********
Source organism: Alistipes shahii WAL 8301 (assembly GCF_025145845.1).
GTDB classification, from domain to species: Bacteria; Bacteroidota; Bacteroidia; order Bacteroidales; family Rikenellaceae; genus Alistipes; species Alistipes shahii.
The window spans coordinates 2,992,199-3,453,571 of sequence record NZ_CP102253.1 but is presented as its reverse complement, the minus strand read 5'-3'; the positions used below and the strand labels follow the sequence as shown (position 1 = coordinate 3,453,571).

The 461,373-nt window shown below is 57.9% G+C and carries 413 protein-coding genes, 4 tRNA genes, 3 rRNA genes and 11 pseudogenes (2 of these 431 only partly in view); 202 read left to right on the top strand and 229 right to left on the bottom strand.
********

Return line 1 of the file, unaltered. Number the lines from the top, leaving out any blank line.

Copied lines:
Source organism: Alistipes shahii WAL 8301 (assembly GCF_025145845.1).